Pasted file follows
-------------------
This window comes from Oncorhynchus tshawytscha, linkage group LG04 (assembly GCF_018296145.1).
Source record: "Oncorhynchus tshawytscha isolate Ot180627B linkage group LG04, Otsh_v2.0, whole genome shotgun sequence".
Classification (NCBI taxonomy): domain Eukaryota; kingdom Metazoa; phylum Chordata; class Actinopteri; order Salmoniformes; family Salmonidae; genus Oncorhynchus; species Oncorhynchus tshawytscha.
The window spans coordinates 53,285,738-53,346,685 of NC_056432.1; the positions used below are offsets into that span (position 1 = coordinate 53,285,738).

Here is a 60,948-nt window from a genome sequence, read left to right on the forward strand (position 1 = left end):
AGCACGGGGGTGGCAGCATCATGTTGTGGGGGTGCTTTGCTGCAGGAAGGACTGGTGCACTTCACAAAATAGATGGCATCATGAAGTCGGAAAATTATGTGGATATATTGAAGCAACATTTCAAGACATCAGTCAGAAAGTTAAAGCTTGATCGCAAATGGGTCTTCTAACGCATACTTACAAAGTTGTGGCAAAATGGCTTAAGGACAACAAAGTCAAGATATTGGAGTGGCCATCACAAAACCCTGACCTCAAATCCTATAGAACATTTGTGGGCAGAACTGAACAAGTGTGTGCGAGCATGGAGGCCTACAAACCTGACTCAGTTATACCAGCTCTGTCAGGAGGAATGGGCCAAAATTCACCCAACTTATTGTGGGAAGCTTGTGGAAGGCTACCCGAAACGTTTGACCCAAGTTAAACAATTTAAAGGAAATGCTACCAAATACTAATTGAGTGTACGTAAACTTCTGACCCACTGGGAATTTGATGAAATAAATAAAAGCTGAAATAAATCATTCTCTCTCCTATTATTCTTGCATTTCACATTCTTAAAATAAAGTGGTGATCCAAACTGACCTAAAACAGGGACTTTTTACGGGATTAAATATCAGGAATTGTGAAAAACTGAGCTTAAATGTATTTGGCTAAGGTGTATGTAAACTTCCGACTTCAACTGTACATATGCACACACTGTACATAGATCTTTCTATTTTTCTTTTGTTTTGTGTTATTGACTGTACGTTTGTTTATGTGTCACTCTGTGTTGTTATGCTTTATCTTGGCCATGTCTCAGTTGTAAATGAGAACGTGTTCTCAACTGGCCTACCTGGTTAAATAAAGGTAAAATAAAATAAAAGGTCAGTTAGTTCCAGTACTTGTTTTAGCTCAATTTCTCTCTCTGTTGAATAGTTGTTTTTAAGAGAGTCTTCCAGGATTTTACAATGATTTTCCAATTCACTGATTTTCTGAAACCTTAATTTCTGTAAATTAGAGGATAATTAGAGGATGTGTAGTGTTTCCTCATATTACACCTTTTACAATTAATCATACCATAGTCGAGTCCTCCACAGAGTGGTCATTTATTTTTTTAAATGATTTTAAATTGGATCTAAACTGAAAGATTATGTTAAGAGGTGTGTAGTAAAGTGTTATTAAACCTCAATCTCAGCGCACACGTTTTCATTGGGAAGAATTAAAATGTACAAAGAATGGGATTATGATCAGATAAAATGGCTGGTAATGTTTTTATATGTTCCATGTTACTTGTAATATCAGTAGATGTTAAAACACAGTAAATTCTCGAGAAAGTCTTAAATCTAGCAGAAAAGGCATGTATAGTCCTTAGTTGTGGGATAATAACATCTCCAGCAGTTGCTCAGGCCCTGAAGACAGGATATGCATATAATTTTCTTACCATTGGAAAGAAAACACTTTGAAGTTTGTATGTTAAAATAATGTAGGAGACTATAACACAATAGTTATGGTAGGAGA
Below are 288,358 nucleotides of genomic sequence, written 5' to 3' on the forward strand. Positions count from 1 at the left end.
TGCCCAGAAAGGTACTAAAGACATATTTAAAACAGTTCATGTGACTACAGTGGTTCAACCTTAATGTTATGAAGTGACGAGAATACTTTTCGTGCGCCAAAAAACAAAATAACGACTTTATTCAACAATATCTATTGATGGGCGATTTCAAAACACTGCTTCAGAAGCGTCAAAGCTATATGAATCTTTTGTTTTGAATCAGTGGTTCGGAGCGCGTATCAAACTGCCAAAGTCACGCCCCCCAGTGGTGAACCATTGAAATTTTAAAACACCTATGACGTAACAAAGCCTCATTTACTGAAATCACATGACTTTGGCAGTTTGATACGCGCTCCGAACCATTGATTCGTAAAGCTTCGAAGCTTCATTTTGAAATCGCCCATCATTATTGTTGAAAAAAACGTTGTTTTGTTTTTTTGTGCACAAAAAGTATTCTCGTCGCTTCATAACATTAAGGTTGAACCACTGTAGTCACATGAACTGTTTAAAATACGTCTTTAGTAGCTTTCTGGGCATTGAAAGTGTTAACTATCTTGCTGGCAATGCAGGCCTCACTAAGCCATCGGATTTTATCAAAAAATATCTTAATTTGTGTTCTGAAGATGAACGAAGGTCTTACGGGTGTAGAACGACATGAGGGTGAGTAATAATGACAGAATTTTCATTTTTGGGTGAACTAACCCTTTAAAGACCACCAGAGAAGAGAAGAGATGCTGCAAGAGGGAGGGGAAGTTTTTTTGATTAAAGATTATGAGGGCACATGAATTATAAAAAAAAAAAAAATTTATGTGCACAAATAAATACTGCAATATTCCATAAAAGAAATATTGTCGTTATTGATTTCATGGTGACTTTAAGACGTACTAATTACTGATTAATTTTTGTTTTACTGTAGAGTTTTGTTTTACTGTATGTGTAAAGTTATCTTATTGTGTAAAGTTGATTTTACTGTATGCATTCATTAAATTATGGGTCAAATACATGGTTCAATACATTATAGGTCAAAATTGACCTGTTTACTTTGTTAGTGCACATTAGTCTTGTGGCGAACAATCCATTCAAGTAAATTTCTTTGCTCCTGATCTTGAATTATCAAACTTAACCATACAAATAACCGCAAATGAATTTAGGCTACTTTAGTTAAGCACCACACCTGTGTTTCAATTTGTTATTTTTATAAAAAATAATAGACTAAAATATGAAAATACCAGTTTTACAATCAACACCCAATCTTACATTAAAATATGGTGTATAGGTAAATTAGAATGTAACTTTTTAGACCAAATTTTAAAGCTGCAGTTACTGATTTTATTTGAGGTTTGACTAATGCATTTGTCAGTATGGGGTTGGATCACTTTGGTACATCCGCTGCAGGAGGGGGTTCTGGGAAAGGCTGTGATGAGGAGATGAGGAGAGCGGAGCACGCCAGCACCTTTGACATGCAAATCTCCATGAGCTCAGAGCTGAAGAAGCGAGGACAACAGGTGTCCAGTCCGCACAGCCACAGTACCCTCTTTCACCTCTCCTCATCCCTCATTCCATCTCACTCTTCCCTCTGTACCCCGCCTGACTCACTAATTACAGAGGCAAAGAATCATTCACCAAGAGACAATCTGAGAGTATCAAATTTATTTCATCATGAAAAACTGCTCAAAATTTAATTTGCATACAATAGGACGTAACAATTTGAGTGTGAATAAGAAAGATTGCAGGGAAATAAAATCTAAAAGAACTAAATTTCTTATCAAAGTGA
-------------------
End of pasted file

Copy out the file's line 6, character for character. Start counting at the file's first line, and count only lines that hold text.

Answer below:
AGCACGGGGGTGGCAGCATCATGTTGTGGGGGTGCTTTGCTGCAGGAAGGACTGGTGCACTTCACAAAATAGATGGCATCATGAAGTCGGAAAATTATGTGGATATATTGAAGCAACATTTCAAGACATCAGTCAGAAAGTTAAAGCTTGATCGCAAATGGGTCTTCTAACGCATACTTACAAAGTTGTGGCAAAATGGCTTAAGGACAACAAAGTCAAGATATTGGAGTGGCCATCACAAAACCCTGACCTCAAATCCTATAGAACATTTGTGGGCAGAACTGAACAAGTGTGTGCGAGCATGGAGGCCTACAAACCTGACTCAGTTATACCAGCTCTGTCAGGAGGAATGGGCCAAAATTCACCCAACTTATTGTGGGAAGCTTGTGGAAGGCTACCCGAAACGTTTGACCCAAGTTAAACAATTTAAAGGAAATGCTACCAAATACTAATTGAGTGTACGTAAACTTCTGACCCACTGGGAATTTGATGAAATAAATAAAAGCTGAAATAAATCATTCTCTCTCCTATTATTCTTGCATTTCACATTCTTAAAATAAAGTGGTGATCCAAACTGACCTAAAACAGGGACTTTTTACGGGATTAAATATCAGGAATTGTGAAAAACTGAGCTTAAATGTATTTGGCTAAGGTGTATGTAAACTTCCGACTTCAACTGTACATATGCACACACTGTACATAGATCTTTCTATTTTTCTTTTGTTTTGTGTTATTGACTGTACGTTTGTTTATGTGTCACTCTGTGTTGTTATGCTTTATCTTGGCCATGTCTCAGTTGTAAATGAGAACGTGTTCTCAACTGGCCTACCTGGTTAAATAAAGGTAAAATAAAATAAAAGGTCAGTTAGTTCCAGTACTTGTTTTAGCTCAATTTCTCTCTCTGTTGAATAGTTGTTTTTAAGAGAGTCTTCCAGGATTTTACAATGATTTTCCAATTCACTGATTTTCTGAAACCTTAATTTCTGTAAATTAGAGGATAATTAGAGGATGTGTAGTGTTTCCTCATATTACACCTTTTACAATTAATCATACCATAGTCGAGTCCTCCACAGAGTGGTCATTTATTTTTTTAAATGATTTTAAATTGGATCTAAACTGAAAGATTATGTTAAGAGGTGTGTAGTAAAGTGTTATTAAACCTCAATCTCAGCGCACACGTTTTCATTGGGAAGAATTAAAATGTACAAAGAATGGGATTATGATCAGATAAAATGGCTGGTAATGTTTTTATATGTTCCATGTTACTTGTAATATCAGTAGATGTTAAAACACAGTAAATTCTCGAGAAAGTCTTAAATCTAGCAGAAAAGGCATGTATAGTCCTTAGTTGTGGGATAATAACATCTCCAGCAGTTGCTCAGGCCCTGAAGACAGGATATGCATATAATTTTCTTACCATTGGAAAGAAAACACTTTGAAGTTTGTATGTTAAAATAATGTAGGAGACTATAACACAATAGTTATGGTAGGAGA